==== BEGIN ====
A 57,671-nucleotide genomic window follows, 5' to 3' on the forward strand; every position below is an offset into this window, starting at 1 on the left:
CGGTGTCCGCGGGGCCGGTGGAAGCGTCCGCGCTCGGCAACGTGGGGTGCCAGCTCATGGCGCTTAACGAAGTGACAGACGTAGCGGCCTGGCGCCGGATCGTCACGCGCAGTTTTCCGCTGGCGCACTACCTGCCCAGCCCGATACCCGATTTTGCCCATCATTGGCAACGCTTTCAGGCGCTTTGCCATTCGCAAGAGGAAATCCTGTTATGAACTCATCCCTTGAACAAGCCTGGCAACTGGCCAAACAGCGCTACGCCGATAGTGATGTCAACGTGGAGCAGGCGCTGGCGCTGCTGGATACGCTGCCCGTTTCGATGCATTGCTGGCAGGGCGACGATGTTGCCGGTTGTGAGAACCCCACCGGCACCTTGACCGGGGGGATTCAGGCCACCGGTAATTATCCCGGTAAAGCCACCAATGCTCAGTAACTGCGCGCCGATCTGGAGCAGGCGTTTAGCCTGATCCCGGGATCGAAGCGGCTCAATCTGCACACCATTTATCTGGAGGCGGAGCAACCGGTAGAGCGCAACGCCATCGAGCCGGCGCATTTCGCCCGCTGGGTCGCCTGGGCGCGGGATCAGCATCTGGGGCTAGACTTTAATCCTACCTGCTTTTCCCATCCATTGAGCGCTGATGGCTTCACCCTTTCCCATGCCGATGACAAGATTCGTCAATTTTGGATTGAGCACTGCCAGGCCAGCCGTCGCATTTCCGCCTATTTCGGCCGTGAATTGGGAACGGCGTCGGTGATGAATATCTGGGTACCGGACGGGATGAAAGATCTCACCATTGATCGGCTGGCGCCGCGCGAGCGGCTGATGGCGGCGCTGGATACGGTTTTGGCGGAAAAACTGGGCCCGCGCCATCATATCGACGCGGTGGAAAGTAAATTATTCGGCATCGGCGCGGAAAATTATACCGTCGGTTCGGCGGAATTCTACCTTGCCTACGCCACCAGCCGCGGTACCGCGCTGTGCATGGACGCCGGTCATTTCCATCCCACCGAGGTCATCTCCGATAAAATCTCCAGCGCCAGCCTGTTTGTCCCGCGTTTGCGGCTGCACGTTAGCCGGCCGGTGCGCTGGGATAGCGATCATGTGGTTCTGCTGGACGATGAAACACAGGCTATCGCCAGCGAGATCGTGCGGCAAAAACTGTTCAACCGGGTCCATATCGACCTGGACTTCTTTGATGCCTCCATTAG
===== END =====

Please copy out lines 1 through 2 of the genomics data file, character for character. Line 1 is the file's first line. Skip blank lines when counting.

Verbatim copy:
A 57,671-nucleotide genomic window follows, 5' to 3' on the forward strand; every position below is an offset into this window, starting at 1 on the left:
CGGTGTCCGCGGGGCCGGTGGAAGCGTCCGCGCTCGGCAACGTGGGGTGCCAGCTCATGGCGCTTAACGAAGTGACAGACGTAGCGGCCTGGCGCCGGATCGTCACGCGCAGTTTTCCGCTGGCGCACTACCTGCCCAGCCCGATACCCGATTTTGCCCATCATTGGCAACGCTTTCAGGCGCTTTGCCATTCGCAAGAGGAAATCCTGTTATGAACTCATCCCTTGAACAAGCCTGGCAACTGGCCAAACAGCGCTACGCCGATAGTGATGTCAACGTGGAGCAGGCGCTGGCGCTGCTGGATACGCTGCCCGTTTCGATGCATTGCTGGCAGGGCGACGATGTTGCCGGTTGTGAGAACCCCACCGGCACCTTGACCGGGGGGATTCAGGCCACCGGTAATTATCCCGGTAAAGCCACCAATGCTCAGTAACTGCGCGCCGATCTGGAGCAGGCGTTTAGCCTGATCCCGGGATCGAAGCGGCTCAATCTGCACACCATTTATCTGGAGGCGGAGCAACCGGTAGAGCGCAACGCCATCGAGCCGGCGCATTTCGCCCGCTGGGTCGCCTGGGCGCGGGATCAGCATCTGGGGCTAGACTTTAATCCTACCTGCTTTTCCCATCCATTGAGCGCTGATGGCTTCACCCTTTCCCATGCCGATGACAAGATTCGTCAATTTTGGATTGAGCACTGCCAGGCCAGCCGTCGCATTTCCGCCTATTTCGGCCGTGAATTGGGAACGGCGTCGGTGATGAATATCTGGGTACCGGACGGGATGAAAGATCTCACCATTGATCGGCTGGCGCCGCGCGAGCGGCTGATGGCGGCGCTGGATACGGTTTTGGCGGAAAAACTGGGCCCGCGCCATCATATCGACGCGGTGGAAAGTAAATTATTCGGCATCGGCGCGGAAAATTATACCGTCGGTTCGGCGGAATTCTACCTTGCCTACGCCACCAGCCGCGGTACCGCGCTGTGCATGGACGCCGGTCATTTCCATCCCACCGAGGTCATCTCCGATAAAATCTCCAGCGCCAGCCTGTTTGTCCCGCGTTTGCGGCTGCACGTTAGCCGGCCGGTGCGCTGGGATAGCGATCATGTGGTTCTGCTGGACGATGAAACACAGGCTATCGCCAGCGAGATCGTGCGGCAAAAACTGTTCAACCGGGTCCATATCGACCTGGACTTCTTTGATGCCTCCATTAG